Another sewing machine design concept
I love product design almost as much as I love sewing and fashion design-and when those topics dovetail, the love-fest is all the more intense. A few weeks ago we looked at a design concept and prototype for a sewing machine called Sue. Now, there’s another unique and spiffy sewing machine design concept–called Alto–from another industrial designer in the United Kingdom. The Alto has been entered into the 2012 James Dyson Award program (the challenge: design something that solves a problem). It is now among more than 500 other entries from 18 countries that are being reviewed by Dyson engineers.
Like Sue, the Alto is designed to make learning how to sew and use a machine easier for beginners, but it approaches this goal in a different way. The designer, Sarah Dickins, set out to simplify sewing machine use for beginners by making operation more intuitive. For example, instead of controlling the needle’s speed through a foot pedal, the user places more or less pressure on the surface around the throat plate; a touch-sensitive sensor speeds up or slows down the needle action accordingly. So the fabric’s movement through the needle and the needle’s speed are controlled in one motion. The Alto’s thread path is also much simplified; the user follows a straight, metal-outlined path from the spool up the machine’s arm and through a loop, then down to the needle. Sarah tested her prototype’s mechanism with inexperienced sewers, and she found that 50 percent of them threaded the machine correctly the first time.
Perhaps designers who do not sew lack a deep understanding of the kind of features and operation a serious sewer needs from a workhorse sewing machine, but I think the Alto is another interesting concept for a sewing machine geared specifically to the barest of beginners who may find lots of stitch options and multitudes of electronic controls overwhelming. And of course, from an aesthetic standpoint, the Alto is simply gorgeous. Its form is sleek and contemporary, but this modern element of its design is balanced by the use of natural materials such as wood (for the base) and a leather (or perhaps faux leather) veneer. New ideas are always interesting-not because they’re new, but because they present different perspectives on solving old problems.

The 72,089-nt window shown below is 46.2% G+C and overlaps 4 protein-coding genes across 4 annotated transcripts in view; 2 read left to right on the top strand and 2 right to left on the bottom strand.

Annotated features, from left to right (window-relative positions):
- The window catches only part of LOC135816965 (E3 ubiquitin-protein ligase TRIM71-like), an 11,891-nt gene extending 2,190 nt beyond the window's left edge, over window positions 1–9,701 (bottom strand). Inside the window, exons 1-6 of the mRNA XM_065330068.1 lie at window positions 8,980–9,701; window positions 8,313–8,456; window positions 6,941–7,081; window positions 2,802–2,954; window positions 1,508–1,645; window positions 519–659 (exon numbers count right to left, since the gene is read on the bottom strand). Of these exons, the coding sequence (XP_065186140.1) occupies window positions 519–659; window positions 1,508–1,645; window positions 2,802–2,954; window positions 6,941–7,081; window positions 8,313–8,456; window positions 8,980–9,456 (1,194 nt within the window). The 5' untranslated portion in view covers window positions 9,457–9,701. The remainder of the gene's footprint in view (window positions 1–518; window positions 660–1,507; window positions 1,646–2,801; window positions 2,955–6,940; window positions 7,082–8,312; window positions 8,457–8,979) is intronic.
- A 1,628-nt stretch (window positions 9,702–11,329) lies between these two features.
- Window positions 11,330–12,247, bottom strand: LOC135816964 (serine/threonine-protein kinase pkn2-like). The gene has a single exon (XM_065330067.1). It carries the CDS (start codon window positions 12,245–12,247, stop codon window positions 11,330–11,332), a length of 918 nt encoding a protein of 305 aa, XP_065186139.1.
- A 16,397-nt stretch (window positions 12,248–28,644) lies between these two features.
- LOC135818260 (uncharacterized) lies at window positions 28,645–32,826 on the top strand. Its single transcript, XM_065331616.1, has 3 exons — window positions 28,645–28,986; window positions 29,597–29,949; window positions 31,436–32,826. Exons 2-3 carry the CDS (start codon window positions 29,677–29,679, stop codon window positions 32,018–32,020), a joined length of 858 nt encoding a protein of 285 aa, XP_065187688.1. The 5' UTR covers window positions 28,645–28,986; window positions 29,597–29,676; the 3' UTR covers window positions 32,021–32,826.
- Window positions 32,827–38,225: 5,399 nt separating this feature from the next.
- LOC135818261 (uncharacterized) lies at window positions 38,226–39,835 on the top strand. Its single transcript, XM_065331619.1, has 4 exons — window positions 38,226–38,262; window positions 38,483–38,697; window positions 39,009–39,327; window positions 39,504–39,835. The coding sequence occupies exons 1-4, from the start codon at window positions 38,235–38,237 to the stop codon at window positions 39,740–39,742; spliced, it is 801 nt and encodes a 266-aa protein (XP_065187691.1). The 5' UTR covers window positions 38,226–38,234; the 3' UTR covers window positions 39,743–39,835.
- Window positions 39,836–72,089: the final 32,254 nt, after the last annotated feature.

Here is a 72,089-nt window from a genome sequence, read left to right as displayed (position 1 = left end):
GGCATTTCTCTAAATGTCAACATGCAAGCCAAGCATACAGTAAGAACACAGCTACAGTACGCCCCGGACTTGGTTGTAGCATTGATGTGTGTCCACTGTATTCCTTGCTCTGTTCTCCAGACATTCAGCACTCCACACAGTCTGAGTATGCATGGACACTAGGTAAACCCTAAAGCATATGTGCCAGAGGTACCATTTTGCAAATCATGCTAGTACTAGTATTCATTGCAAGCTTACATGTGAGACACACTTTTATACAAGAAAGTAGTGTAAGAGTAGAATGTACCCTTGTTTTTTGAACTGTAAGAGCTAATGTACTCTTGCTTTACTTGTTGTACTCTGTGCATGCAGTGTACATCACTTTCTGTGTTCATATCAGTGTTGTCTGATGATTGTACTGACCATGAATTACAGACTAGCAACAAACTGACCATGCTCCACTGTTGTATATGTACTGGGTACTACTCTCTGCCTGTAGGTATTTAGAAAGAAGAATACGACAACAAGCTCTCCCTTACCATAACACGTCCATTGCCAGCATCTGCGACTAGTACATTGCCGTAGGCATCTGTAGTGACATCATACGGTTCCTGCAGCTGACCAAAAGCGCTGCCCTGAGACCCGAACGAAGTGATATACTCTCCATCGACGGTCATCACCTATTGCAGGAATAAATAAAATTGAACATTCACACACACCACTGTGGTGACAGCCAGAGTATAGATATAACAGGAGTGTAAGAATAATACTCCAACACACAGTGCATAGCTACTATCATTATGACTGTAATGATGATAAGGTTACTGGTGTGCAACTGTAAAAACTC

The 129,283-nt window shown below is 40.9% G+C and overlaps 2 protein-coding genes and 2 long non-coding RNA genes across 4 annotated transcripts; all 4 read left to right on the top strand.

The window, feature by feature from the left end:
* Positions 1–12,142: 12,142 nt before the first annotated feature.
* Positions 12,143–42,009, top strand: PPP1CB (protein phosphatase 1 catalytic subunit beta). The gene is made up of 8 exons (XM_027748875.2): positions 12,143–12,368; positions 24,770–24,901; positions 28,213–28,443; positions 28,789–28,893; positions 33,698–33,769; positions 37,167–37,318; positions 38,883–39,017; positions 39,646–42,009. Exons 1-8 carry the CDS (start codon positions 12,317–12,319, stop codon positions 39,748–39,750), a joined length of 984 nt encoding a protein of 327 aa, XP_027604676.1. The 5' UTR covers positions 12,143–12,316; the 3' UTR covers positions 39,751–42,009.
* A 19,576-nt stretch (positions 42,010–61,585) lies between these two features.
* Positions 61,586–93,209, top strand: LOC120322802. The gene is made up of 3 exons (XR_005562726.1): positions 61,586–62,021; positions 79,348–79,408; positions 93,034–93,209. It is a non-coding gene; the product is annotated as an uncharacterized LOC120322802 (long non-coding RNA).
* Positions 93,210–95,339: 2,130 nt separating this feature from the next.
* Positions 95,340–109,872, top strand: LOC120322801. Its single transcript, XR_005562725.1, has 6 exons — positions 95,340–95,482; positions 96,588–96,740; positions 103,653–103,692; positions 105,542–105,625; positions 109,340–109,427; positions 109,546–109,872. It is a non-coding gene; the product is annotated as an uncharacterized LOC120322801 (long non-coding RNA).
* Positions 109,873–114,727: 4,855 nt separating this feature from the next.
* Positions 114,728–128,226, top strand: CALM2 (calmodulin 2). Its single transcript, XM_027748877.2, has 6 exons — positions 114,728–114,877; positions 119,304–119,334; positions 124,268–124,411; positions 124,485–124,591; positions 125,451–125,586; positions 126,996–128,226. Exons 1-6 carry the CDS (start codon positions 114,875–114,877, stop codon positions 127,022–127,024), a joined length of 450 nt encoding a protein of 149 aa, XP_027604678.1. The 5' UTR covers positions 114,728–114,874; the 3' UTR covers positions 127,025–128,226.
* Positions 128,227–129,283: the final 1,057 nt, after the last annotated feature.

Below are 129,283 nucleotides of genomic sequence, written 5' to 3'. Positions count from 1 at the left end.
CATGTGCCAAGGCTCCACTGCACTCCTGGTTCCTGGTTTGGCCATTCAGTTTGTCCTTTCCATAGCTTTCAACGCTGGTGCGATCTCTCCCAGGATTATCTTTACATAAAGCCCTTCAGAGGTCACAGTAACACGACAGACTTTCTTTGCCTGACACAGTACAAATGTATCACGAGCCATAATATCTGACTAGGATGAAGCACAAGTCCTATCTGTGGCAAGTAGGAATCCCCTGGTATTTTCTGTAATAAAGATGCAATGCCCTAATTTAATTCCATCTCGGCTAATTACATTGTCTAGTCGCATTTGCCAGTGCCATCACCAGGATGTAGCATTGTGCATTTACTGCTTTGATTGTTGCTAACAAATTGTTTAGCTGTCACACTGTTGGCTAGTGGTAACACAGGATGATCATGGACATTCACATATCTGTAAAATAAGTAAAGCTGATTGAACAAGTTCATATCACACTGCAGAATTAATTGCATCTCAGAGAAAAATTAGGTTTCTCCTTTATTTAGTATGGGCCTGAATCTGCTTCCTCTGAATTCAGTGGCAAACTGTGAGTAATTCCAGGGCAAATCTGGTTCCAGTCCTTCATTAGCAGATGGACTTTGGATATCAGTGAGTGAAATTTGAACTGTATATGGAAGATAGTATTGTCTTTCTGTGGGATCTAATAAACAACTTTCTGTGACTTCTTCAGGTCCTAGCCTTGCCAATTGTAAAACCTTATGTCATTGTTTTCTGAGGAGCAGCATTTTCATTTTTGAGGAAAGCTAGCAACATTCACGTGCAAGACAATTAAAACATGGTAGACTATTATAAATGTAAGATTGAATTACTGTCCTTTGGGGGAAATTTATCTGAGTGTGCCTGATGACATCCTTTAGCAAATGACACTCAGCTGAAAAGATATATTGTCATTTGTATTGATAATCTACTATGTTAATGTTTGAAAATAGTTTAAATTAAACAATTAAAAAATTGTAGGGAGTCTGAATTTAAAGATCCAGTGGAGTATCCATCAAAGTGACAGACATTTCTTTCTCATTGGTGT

What do you think of the Alto? What do you think of industrial designers’ attempts to redesign and simplify sewing machines for beginning sewers? Do any of these concepts have legs, or do they fall short of the mark?
The Alto has a sleek, simplified design geared toward the beginning sewer who finds other feature-rich sewing machines overwhelming and confusing. Shown here, Alto's thread path runs from the spool near the base of the arm, up a metal-lined channel on the arm's arch, through a loop, and down to the needle.
This is Alto--a prototype for a new sewing machine design entered into the 2012 James Dyson award program, created by industrial designer Sarah Dickins.
A view of Alto's inner workings. A small sensor embedded in the left-most rubber foot on the machine's base detects pressure exerted by the user on the throat plate pad and increases or decreases the sewing speed accordingly.
Simplified threading, intuitive sewing speed control, and lots of room under the arm are Alto's main attractions.
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